We concluded that the spectral variability observed among families is the result of the thermal metamorphism experienced by Ryugu after the catastrophic disruption of its parent body and space weathering processes that occurred on airless bodies as Ryugu, such as impact cratering and solar wind irradiation. As a consequence, the HR1, LR1, LR2 and LR3 families, corresponding to equatorial ridge and crater rims, are the less altered regions on Ryugu surface, which experienced the minor alteration and OH devolatilization; the HR2, HR3, HR4, HR5 families, coincident with floors and walls of impact craters, are the most altered areas, result of the three processes occurring on Ryugu. The strong reddening of the HR6 family (coincident with Ejima Saxum) is likely due to the fine-sized material covering the large boulder.

Flying too close to the Sun – The viability of perihelion-induced aqueous alteration on periodic comets

1,2M.D.Suttle,2,3L.Folco,2,4M.J.Genge,1S.S.Russell
Icarus (in Press) Link to Article [https://doi.org/10.1016/j.icarus.2020.113956]
1Planetary Materials Group, Department of Earth Sciences, Natural History Museum, Cromwell Road, London SW7 5BD, UK
2Dipartimento di Scienze della Terra, Università di Pisa, 56126 Pisa, Italy
3CISUP, Centro per l’Integrazione della Strumentazione dell’Università di Pisa, Lungarno Pacinotti 43, 56126 Pisa, Italy
4Impacts and Astromaterials Research Centre, Department of Earth Science and Engineering, Imperial College London, South Kensington, London SW7 2AZ, UK
Copyright Elsevier

Comets are typically considered to be pristine remnants of the early solar system. However, by definition they evolve significantly over their lifetimes through evaporation, sublimation, degassing and dust release. This occurs once they enter the inner solar system and are heated by the Sun. Some comets (e.g. 1P/Halley, 9P/Tempel and Hale-Bopp) as well as chondritic porous cosmic dust – released from comets – show evidence of minor aqueous alteration resulting in the formation of phyllosilicates, carbonates or other secondary phases (e.g. Cu-sulphides, amphibole and magnetite). These observations suggest that (at least some) comets experienced limited interaction with liquid water under conditions distinct from the alteration histories of hydrated chondritic asteroids (e.g. the CM and CR chondrites).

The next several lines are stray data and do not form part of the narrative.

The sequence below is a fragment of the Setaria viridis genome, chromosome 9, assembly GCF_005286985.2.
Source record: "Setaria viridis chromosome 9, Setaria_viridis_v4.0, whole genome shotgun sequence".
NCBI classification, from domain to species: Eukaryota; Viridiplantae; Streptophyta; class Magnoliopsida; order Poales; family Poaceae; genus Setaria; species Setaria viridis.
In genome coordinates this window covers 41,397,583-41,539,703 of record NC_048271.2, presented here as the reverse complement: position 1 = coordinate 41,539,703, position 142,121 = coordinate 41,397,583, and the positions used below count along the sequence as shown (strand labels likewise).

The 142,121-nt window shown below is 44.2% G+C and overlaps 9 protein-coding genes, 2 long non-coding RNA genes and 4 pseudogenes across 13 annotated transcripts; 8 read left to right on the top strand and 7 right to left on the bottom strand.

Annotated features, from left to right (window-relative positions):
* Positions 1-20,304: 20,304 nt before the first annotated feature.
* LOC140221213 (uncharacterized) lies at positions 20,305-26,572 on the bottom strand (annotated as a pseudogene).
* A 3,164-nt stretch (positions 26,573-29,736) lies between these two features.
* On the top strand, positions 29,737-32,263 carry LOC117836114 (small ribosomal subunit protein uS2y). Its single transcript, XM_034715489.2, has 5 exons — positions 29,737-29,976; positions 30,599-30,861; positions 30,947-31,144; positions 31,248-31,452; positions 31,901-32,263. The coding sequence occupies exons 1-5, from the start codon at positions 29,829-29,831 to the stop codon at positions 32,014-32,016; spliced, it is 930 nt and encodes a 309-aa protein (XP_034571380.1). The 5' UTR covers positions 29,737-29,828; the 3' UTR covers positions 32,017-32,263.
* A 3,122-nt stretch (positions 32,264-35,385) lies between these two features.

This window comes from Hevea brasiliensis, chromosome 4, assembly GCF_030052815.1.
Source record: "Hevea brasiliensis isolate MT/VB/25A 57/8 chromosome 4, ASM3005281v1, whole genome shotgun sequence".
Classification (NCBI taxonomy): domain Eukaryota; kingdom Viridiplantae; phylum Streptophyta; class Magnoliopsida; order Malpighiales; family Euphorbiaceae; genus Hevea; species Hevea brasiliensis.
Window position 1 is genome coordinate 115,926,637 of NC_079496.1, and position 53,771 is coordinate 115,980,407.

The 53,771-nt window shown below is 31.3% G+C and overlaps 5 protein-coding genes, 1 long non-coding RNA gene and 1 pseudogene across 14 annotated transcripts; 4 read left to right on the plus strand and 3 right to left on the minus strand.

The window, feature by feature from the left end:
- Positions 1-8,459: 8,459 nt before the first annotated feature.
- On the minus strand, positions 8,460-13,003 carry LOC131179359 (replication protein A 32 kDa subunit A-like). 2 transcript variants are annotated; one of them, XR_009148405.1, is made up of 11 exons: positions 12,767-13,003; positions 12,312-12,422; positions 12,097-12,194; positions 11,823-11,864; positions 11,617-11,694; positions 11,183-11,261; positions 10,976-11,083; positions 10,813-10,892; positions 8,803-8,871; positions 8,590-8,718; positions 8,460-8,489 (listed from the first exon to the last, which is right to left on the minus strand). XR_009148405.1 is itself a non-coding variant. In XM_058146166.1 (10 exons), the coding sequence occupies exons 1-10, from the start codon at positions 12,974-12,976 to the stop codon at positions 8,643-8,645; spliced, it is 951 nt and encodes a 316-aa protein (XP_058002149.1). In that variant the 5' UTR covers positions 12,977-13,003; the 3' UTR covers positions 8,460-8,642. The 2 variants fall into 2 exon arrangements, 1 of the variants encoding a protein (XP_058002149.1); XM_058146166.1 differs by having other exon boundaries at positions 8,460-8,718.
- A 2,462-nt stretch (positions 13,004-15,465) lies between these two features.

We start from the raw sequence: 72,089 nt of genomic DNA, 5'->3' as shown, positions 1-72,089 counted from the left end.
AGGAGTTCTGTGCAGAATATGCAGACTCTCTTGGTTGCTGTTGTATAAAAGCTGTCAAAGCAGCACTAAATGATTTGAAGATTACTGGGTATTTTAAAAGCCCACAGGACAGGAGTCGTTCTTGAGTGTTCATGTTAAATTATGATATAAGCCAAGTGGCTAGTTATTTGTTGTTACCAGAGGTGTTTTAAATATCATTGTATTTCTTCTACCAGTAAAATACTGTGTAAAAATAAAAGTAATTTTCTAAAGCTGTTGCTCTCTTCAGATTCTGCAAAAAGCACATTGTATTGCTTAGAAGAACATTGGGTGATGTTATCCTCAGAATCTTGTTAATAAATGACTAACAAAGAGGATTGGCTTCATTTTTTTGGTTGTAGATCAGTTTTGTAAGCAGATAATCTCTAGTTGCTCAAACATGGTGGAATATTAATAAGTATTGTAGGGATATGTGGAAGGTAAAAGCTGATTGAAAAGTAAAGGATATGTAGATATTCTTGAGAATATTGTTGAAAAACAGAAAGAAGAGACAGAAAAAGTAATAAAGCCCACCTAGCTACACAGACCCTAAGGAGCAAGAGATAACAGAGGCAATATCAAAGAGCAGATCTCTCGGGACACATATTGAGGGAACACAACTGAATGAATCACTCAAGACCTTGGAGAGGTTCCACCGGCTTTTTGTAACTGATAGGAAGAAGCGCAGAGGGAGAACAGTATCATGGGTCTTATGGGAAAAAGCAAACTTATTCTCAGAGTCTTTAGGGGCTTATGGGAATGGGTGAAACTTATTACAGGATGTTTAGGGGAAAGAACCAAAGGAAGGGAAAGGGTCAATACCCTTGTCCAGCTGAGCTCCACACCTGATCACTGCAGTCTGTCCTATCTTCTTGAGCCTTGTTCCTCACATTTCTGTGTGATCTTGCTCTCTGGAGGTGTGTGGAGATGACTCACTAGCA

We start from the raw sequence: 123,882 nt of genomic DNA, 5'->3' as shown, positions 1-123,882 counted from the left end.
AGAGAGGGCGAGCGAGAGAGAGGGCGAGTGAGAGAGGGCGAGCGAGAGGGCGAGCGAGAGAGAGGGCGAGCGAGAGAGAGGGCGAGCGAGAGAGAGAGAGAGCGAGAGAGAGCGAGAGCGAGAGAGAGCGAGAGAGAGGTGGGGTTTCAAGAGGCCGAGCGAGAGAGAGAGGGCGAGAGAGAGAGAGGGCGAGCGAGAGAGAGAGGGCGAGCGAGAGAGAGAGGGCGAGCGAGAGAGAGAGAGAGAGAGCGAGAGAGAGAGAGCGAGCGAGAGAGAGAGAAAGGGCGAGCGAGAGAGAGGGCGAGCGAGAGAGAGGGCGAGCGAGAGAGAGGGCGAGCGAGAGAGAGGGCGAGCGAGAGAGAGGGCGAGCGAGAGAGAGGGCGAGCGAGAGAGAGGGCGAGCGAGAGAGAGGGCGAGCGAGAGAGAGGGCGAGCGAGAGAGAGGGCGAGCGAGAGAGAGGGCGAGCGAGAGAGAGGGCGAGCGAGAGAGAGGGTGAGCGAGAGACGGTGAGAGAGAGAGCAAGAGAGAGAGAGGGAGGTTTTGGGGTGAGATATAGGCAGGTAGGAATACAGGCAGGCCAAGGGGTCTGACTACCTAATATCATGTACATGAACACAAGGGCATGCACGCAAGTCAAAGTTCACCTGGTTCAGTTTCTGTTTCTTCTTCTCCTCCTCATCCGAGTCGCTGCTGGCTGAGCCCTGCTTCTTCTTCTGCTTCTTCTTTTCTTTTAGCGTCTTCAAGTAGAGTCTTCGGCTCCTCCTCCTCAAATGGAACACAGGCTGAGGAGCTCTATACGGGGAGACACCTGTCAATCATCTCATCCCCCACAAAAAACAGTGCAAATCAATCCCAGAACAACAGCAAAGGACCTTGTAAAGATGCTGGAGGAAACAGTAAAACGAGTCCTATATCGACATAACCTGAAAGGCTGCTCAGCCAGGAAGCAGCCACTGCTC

This synthesis paper explores the viability of perihelion-induced heating as a mechanism for the generation of highly localised subsurface liquid water and thus mild aqueous alteration in periodic comets. We draw constraints from experimental laboratory studies, numerical modelling, spacecraft observations and microanalysis studies of cometary micrometeorites. Both temperature and pressure conditions necessary for the generation and short-term (hour-long) survival of liquid water are plausible within the immediate subsurface (<0.5 m depth) of periodic comets with small perihelia (<1.5 A.U.), low surface permeabilities and favourable rotational states (e.g. high obliquities and/or slow rotational periods). We estimate that solar radiant heating may generate liquid water and perform aqueous alteration reactions in 3–9% of periodic comets. An example of an ideal candidate is 2P/Encke which has a small perihelion (0.33 A.U.), a high obliquity and a short orbital period. This comet should therefore be considered a high priority candidate in future spectroscopic studies of comet surfaces. Small quantities of phyllosilicate generated by aqueous alteration may be important in cementing together grains in the subsurface of older dormant comets, thereby explaining observations of unexpectedly high tensile strength in some bodies.